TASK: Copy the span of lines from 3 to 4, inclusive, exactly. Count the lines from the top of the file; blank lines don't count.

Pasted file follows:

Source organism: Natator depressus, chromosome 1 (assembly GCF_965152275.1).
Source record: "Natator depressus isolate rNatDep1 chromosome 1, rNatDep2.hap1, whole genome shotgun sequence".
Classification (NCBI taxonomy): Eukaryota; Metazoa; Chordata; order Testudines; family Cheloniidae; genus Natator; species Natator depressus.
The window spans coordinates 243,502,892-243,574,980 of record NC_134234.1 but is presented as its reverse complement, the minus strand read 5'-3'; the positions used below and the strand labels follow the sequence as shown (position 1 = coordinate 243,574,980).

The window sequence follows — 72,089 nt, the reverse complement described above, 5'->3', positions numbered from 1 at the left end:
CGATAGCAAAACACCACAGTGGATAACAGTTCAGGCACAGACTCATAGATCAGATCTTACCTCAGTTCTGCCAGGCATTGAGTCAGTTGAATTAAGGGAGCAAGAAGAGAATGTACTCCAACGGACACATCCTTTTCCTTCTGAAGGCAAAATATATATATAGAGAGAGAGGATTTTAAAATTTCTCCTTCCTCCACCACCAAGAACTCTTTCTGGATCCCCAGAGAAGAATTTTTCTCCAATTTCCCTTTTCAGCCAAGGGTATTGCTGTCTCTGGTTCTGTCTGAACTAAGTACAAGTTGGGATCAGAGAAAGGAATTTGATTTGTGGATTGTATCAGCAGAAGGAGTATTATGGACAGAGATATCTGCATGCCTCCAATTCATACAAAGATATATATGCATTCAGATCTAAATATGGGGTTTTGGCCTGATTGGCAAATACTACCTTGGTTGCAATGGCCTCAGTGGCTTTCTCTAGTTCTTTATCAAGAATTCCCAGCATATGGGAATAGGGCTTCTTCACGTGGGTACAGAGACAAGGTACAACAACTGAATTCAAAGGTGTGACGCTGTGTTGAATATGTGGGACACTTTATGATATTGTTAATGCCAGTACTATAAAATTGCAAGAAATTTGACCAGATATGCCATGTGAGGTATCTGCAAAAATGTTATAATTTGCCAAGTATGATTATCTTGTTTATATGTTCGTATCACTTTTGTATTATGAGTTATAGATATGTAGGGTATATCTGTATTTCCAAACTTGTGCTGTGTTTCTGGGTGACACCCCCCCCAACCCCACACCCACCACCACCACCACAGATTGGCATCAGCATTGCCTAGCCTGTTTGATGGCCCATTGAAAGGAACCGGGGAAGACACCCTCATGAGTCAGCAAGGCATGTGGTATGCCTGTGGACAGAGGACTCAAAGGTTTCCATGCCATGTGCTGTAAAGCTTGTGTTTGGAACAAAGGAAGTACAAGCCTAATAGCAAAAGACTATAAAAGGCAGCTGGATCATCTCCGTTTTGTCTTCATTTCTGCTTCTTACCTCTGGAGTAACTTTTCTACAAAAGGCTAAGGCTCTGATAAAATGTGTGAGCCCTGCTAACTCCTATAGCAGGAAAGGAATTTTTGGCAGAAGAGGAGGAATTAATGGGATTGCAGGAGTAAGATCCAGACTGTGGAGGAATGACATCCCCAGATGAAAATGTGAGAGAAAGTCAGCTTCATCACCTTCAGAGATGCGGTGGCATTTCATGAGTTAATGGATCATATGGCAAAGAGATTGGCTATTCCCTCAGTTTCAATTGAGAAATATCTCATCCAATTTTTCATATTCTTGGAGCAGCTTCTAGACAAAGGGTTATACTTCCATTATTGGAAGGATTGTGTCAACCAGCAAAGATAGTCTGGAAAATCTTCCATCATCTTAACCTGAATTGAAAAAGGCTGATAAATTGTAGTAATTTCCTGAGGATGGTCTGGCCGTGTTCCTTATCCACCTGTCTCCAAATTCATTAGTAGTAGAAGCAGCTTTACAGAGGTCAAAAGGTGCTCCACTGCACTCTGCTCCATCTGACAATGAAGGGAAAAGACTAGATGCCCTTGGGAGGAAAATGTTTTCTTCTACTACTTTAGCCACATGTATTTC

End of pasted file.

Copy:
Classification (NCBI taxonomy): Eukaryota; Metazoa; Chordata; order Testudines; family Cheloniidae; genus Natator; species Natator depressus.
The window spans coordinates 243,502,892-243,574,980 of record NC_134234.1 but is presented as its reverse complement, the minus strand read 5'-3'; the positions used below and the strand labels follow the sequence as shown (position 1 = coordinate 243,574,980).